He never made it. He was found a week later, dead in his car with a heroin needle in his arm. Having lost his opioid tolerance during his monthlong period of drying out, his body could no longer handle the physiological effects of his drug of choice at the dose he was used to taking. Additionally, the drug was laced with fentanyl. If he had received his first medication dose while he was in rehab, he might still be alive.
As with the carbohydrate-dependent patient with type 2 diabetes who develops insulin resistance through diet-related obesity, we should not allow the substance of abuse to define the patient before us. As medical professionals, we need to look at the whole patient, treating all their health care needs without allowing bias to cloud our judgment. Call it the "Golden Rule" or the "Good Samaritan principle." We should do unto others as we would have done to us, and we should not withhold treatment from someone just because we think they don't deserve it.
This is not to say that a clinician does not have the prerogative to refuse a patient who they think may put their medical license in jeopardy. A physician may indeed choose not to accept certain high-risk patients or decline to perform a risky or costly procedure if they think the risks outweigh the benefits. However, such decisions must be made after all criteria, options and goals have been presented to the patient, adequate time has been given for the patient to reach the required threshold for care, and a full benefit-risk analysis has been carried out in a nonbiased manner.
Another obstacle to care of high-risk patients is the third-party payer system, which functions on a cost-to-benefit model that stratifies patients according to risk. This is done in a cold, calculated way that approaches the patient as a faceless dataset or problem list without considering the individual's particular psychosocial circumstances or their best intentions to recover. This middleman mediating health care decisions between the patient and the clinician often presents a significant barrier to care and puts patients' well-being at risk by frequently delaying or denying care. Clinicians do not have the time or energy to fight with an insurance carrier who sends us multiple forms to fill out justifying a particular device or treatment, only to have it denied or requiring another time-consuming peer-to-peer phone encounter with some remote physician who then passes final judgment on our care plans.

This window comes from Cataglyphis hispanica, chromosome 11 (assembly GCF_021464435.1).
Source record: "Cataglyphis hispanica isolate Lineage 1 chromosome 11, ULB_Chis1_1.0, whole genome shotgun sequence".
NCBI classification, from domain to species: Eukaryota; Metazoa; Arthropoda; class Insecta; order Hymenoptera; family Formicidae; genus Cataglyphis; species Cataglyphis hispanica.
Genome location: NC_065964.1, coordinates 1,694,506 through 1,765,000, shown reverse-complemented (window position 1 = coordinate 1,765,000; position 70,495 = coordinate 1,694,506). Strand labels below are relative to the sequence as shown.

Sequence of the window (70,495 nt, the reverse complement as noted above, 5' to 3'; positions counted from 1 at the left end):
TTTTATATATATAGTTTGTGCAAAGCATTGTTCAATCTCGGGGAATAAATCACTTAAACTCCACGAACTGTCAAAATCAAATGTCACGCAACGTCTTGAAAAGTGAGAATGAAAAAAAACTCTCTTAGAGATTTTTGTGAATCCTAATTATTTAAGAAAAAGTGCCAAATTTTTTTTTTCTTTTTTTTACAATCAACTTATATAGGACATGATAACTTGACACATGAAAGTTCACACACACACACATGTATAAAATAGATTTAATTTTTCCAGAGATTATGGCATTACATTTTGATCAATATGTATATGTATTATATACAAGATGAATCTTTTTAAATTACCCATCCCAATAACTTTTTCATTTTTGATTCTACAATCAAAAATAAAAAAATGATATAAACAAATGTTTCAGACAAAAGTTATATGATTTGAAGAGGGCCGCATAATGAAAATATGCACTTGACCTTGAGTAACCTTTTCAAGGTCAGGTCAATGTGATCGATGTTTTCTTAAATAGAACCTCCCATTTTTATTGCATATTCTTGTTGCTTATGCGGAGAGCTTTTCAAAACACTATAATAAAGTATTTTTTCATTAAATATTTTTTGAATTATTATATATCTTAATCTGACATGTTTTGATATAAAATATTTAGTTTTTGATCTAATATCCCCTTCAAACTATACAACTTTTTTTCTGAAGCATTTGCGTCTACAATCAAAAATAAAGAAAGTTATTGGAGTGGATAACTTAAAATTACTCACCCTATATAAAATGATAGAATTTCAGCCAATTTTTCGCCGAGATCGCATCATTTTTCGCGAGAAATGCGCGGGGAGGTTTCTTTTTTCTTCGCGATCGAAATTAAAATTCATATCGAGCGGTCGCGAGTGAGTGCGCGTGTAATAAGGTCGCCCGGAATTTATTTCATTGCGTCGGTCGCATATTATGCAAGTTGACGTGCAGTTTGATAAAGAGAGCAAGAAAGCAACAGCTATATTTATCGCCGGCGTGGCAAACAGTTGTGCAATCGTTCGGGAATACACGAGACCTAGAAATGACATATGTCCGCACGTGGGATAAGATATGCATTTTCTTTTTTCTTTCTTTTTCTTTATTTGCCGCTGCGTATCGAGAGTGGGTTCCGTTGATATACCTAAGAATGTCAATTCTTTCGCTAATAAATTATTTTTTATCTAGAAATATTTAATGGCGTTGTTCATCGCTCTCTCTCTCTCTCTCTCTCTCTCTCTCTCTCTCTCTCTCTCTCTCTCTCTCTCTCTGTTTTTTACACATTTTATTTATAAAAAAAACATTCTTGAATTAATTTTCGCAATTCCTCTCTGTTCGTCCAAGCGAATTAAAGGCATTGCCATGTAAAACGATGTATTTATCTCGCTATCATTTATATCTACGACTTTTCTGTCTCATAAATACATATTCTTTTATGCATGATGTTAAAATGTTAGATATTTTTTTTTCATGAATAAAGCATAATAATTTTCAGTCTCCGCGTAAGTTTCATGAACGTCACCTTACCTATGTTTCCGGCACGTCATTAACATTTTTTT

As health care professionals, we need to work to minimize red tape and reduce barriers to care. We need to reduce the unnecessary and cumbersome presence of middlemen who demand more of our time and attention than most patients. We, the physicians caring for the patients, should be the ultimate arbitrators of health care delivery who decide whether a medical device, treatment or service is warranted.
Health care should be about a relationship between a patient and physician or other medical care provider. It is in the face-to-face, relational dynamic of the exam room that motivational interviewing occurs, patient-centered conversations transpire and optimal management plans are negotiated. Only by protecting, prioritizing and optimizing the doctor-patient relationship can we deliver the type of best-practice health care that we envision and our patients expect.
Finally, medical professionals need to improve our education and comfort in diagnosing and treating or referring patients who have substance use disorders. Simply using the Screening, Brief Intervention and Referral to Treatment(www.integration.samhsa.gov) (SBIRT) questionnaire can go a long way toward this goal. Acquiring a waiver under the Drug Addiction Treatment Act enables physicians to provide essential opioid replacement medications for MAT. In doing so, we can give our substance-dependent patients the second chances they need to reclaim their health and well-being. If we take charge of our exam rooms and practice at the top of our licenses, our patients will thank us, and they will receive the optimized health care they deserve.
Kurt Bravata, M.D., is a family physician who practices primary care, geriatric medicine and addiction recovery in rural southwest Missouri.
Posted at 02:22PM Apr 22, 2019 by Kurt Bravata, M.D.